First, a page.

“Such risk biases could profitably be discussed during sex education sessions and in condom use promotion interventions,” the researchers noted.
The research, led by Anastasia Eleftheriou, a graduate student in computer science at the University of Southampton in England, was published in the journal BMJ Open.
In the study, 51 men were asked to rate the attractiveness of 20 women on the basis of facial photographs, to estimate the likelihood that each woman had a sexually transmitted infection (STI) and to indicate their willingness to have sex with or without a condom with each woman.
The more attractive a man considered a woman to be, the less likely it was that he would intend to use a condom during sex with her, even if he thought the woman had a sexually transmitted infection, the findings showed.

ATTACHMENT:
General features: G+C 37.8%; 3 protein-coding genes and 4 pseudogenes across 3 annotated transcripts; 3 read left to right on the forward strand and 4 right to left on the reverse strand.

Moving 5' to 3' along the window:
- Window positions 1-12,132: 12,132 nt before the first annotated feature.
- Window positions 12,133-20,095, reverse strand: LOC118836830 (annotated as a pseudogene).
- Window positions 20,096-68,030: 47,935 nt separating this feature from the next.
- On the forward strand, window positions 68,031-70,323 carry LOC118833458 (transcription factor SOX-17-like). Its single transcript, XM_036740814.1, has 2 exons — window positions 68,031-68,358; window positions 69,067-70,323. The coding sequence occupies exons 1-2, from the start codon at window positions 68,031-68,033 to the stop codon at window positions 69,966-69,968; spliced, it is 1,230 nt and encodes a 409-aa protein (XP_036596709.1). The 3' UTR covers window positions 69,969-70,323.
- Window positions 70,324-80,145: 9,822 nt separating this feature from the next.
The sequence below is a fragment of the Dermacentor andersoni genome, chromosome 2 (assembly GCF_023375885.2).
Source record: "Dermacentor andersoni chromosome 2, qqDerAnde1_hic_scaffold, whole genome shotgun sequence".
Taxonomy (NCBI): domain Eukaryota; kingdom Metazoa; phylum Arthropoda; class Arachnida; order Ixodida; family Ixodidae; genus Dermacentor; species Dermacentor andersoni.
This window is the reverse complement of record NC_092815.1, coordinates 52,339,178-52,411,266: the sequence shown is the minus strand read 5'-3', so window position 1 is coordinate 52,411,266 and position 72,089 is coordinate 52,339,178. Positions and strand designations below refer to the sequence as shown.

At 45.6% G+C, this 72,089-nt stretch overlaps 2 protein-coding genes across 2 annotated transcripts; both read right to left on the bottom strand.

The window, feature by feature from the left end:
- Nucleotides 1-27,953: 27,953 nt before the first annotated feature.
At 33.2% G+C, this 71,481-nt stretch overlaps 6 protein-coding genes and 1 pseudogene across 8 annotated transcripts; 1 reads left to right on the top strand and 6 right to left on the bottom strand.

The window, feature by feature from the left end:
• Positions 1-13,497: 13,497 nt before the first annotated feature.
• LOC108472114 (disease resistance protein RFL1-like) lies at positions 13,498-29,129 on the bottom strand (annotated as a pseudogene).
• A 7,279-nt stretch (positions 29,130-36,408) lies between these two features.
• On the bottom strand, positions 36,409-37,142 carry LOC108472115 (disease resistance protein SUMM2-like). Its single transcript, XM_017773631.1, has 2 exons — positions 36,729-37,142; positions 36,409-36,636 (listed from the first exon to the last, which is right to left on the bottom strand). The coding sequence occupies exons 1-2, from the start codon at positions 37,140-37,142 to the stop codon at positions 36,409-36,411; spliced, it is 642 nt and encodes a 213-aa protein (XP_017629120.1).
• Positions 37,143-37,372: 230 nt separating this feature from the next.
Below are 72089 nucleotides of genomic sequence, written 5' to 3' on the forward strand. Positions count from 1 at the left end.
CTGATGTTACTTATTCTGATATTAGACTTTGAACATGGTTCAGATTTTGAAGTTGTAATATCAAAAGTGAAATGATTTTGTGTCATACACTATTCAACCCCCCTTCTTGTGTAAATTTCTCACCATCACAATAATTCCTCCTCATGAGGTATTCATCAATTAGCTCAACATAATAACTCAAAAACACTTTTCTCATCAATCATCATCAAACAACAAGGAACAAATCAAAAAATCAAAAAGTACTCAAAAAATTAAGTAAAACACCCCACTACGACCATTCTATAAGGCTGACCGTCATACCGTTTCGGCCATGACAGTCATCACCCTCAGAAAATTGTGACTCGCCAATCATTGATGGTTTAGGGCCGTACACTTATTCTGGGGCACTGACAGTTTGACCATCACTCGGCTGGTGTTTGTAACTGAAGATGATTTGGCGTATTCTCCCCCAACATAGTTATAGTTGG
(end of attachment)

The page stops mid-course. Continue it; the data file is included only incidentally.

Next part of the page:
The researchers also found that when a man judged a woman to be less attractive, he was more willing to use a condom.
The risk of unprotected sex also goes up when a man considers himself to be attractive, the study suggests.
The more attractive a participant judged himself to be, the less likely he was to intend to use a condom, the results showed.